Local health officials say overhaul good for public

Originally published in The Jamestown Sun on 6/29/2012.

Local health officials in Jamestown said Thursday’s Supreme Court decision upholding portions of the health care reform law would ultimately benefit the public.

“One of the biggest things is obviously the individual mandate,” said Todd Hudspeth, president/CEO at Jamestown Regional Medical Center. “It’s a good thing to have in place because you’re not going to have an effective health care policy if you can’t try to include everybody.”

Hudspeth said that the overriding concept of the universal health care bill is well-intended.

“Overall, the main design is that we want to take people out of getting care in the emergency room, and instead get them working with a physician in a primary care clinic,” he said.

Hudspeth said the court’s decision today brings the country closer to other industrialized nations around the world that view health care as a right, and not a privilege.

“Personally, I feel it’s morally and ethically the right thing, but beyond that, fiscally it makes good sense and it’s a good policy for health care in general,” he said.

Thursday’s decision also allows the public health care sector to continue emphasizing a message of prevention, according to Robin Iszler, unit administrator with Central Valley Health of Jamestown.

“The Affordable Care Act now shifts the health care system from one that focuses on treating the sick to instead focusing on keeping people healthy,” she said. “Working in public health, that’s a good message for us and hopefully it will reduce health care costs in the future.”

Iszler also said provisions within the law should help provide additional jobs as well.

“There are measures within the law that will help strengthen our work force and that’s a great thing as we’re always in demand for qualified employees to be a part of our health care system,” she said.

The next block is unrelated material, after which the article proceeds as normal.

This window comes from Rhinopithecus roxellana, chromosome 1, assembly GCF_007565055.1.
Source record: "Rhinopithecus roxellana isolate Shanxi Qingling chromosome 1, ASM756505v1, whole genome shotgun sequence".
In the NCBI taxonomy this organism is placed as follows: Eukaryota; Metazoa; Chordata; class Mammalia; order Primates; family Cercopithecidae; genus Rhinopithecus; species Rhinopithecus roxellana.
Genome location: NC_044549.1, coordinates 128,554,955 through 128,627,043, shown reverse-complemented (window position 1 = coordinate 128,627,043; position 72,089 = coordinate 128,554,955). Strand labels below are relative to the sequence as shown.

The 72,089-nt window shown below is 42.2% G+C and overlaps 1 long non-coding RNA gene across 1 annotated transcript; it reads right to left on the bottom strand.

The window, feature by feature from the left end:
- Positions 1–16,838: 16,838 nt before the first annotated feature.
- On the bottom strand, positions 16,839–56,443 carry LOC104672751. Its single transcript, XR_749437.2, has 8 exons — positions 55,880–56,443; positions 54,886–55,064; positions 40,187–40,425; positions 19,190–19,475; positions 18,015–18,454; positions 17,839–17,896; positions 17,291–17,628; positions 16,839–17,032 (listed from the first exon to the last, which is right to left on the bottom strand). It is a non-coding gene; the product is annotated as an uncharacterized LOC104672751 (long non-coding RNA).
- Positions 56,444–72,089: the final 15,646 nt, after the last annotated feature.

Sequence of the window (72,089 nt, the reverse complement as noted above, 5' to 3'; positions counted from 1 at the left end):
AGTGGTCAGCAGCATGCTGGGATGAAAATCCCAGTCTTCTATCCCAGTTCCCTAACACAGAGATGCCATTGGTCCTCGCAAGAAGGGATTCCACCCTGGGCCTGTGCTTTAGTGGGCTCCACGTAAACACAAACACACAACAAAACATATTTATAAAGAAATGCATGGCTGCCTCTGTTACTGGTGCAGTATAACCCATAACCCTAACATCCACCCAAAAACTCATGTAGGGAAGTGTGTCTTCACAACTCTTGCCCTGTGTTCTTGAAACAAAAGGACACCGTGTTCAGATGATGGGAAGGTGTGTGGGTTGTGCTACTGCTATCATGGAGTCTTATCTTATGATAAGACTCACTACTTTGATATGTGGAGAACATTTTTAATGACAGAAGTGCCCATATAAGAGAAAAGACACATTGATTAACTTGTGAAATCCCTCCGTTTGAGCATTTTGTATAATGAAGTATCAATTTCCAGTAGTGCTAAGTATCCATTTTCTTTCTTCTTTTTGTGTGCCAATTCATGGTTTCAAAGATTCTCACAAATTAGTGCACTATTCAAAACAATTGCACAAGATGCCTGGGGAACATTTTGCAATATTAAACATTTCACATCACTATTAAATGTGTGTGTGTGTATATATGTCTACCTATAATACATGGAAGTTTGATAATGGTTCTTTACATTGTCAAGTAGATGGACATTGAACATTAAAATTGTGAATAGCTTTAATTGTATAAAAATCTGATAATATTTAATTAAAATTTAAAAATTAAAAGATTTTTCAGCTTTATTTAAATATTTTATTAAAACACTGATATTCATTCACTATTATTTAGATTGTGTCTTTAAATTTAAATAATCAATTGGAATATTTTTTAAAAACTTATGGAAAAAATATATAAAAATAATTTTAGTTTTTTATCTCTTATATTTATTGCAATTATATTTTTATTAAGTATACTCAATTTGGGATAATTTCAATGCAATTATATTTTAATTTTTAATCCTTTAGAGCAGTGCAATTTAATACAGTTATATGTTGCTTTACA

Iszler said there are many good provisions within Obama’s health care plan to help local residents, such as keeping kids under their parents’ health care plan until age 26, but also said there is work to do.

“At least now, with a decision having been made, they can move forward to continue working on it,” she said.

As for the impact on local businesses, Kimberly Saxberg, executive director for the Jamestown Area Chamber of Commerce, declined to comment regarding the court’s decision.

Sun reporter Brian Willhide can be reached at 701-952-8454 or by email at bwillhide@jamestownsun.com

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JCB Construction Progress

Week of June 25-29

Construction continues on the Jamestown Clinic Building and is right on schedule. Curbs and gutters around the building and parking lots have been finished. The entire building will soon be enclosed as sheet rock and brick is installed.

Projects outside the building

  • Thursday (6/28): First layer of blacktop will be laid starting on the south parking lot and working the way around the west side to the north.
  • Once the brick is installed on the exterior of the building, sidewalks will be poured.

Roof construction

  • The roofing is 80% complete. It will be completed in the next couple weeks.

Main building

  • Installation of exterior brick has begun on the north side of the building. This will continue around the western side to the south side.
  • Starting July 9th, cement will be poured for the main hallway, bathrooms and lobby.
  • The week of July 16th, interior stud wall framing will begin and main duct work for heating and cooling will begin to be installed.

Future projects

  • Pouring concrete for MRI pad. Once this is complete the MRI trailer will be moved back to the west side of the hospital.
  • Interior construction of  Essentia and JRMC Clinics

JRMC Names Angela Neumiller as Physician Assistant

Jamestown Regional Medical Center is pleased to announce Angela Neumiller, Physician Assistant, has joined the JRMC surgical team.

“We are excited to add Angela to our healthcare team here at JRMC. Having a Physician Assistant (PA) will help our Orthopedic Surgeon, Dr. Michael Dean, perform more surgeries,” said Todd Hudspeth, CEO.

Angela Neumiller, originally from Jamestown, graduated from North Dakota State University with an undergraduate degree in Athletic Training. She continued her medical education at Midwestern University at Downers Grove, Illinois to become a PA.